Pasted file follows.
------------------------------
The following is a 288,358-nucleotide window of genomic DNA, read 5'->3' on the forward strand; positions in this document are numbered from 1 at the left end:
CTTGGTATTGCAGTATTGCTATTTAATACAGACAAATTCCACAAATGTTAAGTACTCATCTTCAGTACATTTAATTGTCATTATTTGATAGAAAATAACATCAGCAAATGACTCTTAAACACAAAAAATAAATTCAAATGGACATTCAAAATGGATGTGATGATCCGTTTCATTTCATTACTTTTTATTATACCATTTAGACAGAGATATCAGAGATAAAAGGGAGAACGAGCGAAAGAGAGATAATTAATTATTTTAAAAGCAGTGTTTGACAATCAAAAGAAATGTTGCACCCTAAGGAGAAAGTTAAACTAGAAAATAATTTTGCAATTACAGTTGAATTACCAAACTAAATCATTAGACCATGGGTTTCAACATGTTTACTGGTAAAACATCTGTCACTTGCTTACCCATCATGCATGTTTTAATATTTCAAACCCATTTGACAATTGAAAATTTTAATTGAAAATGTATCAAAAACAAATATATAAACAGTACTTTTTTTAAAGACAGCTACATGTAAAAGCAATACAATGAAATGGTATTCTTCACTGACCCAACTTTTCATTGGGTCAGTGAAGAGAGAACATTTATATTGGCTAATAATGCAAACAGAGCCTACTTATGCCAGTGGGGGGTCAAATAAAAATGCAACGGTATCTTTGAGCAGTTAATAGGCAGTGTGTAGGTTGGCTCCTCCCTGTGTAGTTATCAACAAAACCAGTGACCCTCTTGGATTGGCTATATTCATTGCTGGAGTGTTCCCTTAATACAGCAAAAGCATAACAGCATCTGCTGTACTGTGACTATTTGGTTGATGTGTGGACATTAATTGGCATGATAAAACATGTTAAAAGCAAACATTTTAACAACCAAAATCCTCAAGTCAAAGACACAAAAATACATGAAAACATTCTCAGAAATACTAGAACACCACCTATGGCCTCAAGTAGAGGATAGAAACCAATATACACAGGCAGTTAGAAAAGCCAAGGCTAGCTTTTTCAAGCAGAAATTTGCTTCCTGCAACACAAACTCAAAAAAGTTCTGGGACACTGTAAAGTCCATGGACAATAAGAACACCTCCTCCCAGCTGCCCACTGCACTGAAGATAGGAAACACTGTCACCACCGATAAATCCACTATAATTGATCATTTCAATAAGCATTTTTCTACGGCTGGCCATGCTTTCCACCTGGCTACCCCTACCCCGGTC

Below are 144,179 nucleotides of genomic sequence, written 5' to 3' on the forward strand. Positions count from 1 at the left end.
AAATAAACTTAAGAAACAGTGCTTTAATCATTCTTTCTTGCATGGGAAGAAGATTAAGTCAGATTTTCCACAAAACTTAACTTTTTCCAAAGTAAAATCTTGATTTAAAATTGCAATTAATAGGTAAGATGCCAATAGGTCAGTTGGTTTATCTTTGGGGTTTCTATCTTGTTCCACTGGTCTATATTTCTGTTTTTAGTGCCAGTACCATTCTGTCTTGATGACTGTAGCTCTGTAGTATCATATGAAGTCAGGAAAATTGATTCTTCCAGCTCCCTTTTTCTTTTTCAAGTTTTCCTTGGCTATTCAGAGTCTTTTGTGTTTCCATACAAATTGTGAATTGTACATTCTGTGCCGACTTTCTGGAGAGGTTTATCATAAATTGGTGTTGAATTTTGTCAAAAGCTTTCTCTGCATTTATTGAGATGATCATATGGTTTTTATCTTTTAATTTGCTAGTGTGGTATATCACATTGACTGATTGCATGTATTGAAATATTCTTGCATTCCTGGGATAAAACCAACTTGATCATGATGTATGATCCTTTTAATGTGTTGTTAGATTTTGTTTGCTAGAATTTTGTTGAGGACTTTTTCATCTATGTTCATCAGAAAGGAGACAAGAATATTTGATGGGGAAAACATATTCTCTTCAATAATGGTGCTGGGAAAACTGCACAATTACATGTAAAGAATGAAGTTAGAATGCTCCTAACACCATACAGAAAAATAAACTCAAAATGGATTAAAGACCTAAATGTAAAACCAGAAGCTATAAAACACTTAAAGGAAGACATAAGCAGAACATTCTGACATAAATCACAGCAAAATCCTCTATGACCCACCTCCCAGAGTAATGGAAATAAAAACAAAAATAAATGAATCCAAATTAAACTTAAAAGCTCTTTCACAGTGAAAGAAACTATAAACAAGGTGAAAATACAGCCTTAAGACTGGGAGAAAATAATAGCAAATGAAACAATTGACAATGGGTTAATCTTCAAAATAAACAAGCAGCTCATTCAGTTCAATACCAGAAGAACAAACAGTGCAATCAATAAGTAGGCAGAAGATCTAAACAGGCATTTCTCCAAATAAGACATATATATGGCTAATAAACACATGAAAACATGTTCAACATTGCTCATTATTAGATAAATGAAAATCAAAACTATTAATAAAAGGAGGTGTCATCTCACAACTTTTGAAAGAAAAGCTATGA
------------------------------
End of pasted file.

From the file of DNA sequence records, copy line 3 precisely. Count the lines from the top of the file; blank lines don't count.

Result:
Below are 144,179 nucleotides of genomic sequence, written 5' to 3' on the forward strand. Positions count from 1 at the left end.